I treat her to hot chocolate or chai tea at the local bookstore at her favorite table.

I read books that nourish her heart, mind and soul.

I slow down because life is lived, experienced and written about in the details.

I meditate because a calm mind has room to wander and explore.

I buy colorful pens because she loves to spill colored ink onto page and after page. It makes her heart happy.

I buy beautiful journals because her words are worth it.

I commit time to daily writing because she requires daily attention. It tells her I am serious. It shows her how devoted I am to her.

How do you how your writer-self some love?

 

Mother’s Day 2018.

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When my daughters were little I used to want to celebrate Mother’s Day with time alone. They’d bring me breakfast in bed along with the cards and gifts they’d made then either my husband would take them out for the day or I would go out.

Back then, that is what I needed. Time alone to recharge, to remember who I was besides “Mommy.”

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Now, my daughters are 21 and 24. They just finished up this semester at college and both had trips to go on this past week. Katie attended a LeaderShape conference and Emily went on an Alternative Break where she volunteered on a Native American reservation in South Dakota.

All those years ago I couldn’t even picture having all the time I now have. Now, all I want is to spend time with them. Today, we went to a restaurant for a vegan brunch then browsed the bookstore.

Right now, we are all just hanging out together in the family room, watching “The Good Place,” pausing it to talk then playing it again.

And it’s been the perfect Mother’s Day.

 

“Tully” is the Perfect Movie for Mother’s Day.

Warning: If you haven’g seen “Tully yet, A) Go see it. B) Spoilers ahead so read this after you’ve seen it.

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Image found via Pinterest.

I took myself to the movies yesterday morning. I slipped into the theater for the 10:10 showing of “Tully” reminding me of how I used to go to the movies as stress relief when my daughter were little.

The movie swept me further back to that time of my life. The lack of sleep, the isolation, the monotony, the joy, the boredom. That feeling of every nerve being on edge from being pulled in ninety different directions throughout the day.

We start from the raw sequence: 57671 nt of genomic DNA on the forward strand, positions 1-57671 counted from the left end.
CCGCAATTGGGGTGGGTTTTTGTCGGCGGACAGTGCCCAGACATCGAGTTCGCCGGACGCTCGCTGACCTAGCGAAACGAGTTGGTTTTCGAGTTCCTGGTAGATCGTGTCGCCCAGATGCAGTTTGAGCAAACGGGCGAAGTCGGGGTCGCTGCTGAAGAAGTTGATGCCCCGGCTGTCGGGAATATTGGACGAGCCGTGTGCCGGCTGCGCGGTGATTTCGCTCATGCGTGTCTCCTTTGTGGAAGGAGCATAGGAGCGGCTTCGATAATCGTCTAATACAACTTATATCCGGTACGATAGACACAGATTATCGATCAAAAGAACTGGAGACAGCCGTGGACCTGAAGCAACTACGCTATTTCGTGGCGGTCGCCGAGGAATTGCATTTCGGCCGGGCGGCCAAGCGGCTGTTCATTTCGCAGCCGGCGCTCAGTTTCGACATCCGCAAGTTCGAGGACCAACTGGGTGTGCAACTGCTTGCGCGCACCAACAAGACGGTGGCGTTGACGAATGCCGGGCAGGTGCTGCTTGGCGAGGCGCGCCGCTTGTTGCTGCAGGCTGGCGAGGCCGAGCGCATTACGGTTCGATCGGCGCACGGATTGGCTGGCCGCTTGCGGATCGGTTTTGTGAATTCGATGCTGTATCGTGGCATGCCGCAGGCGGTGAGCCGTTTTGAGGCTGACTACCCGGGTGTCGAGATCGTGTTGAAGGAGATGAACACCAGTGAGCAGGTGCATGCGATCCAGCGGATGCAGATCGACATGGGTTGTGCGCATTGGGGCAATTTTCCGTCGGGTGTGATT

Marlo (played by Charlize Theron) is about to give birth to their third child. She is already stretched thin and her son Jonah, labeled “atypical” by doctors and “quirky” by teachers, is both a blessing and a challenge. After Mia’s birth, Marlo finally breaks down and gets the night nanny that her brother offered. Tully, the nanny, says she is there to care for her and helps her not only with the new baby, but also bakes Minion cupcakes for her son to take into class, gets the spark back into her sex life with her husband Ron and just generally brings the spark back into Marlo.

As Marlo comes back to life, I found myself crying. I remember those times so well. When I watch videos of myself back then, there is always this empty look in my eyes. I call it my Stepford-wife look. Part of it is being self-conscious and uncomfortable being filmed.

But it was more than that. The occasional movie couldn’t offset all the energy I gave to motherhood. My own spark was so faint back then. So when I saw Marlo reviving hers, I cried. I wished I had my own Tully back then. Then I thought that we should all be our own Tully. Be that inner voice guiding us back to ourselves.

As it turns out, that’s exactly what Tully was. There was no nanny, just a piece of herself that Marlo conjured up to remind her of who she was. Tully was her maiden name. Tully was her.

At first, I thought I didn’t even see it coming just like in “Sixth Sense.” But obviously I did. I sensed it without quite understanding the turn the movie was about to take.

I didn’t feel tricked or manipulated. It was exactly how it needed to be.

It’s the perfect message for woman and girls everywhere, whether they are moms or not, to take care of ourselves.

To put our needs first sometimes.

To listen to what we need.

To let that inner voice guide us back to our spark, to fan that spark, no matter how dim and faint it may be, so that we have a light to shine onto our families and out into the world.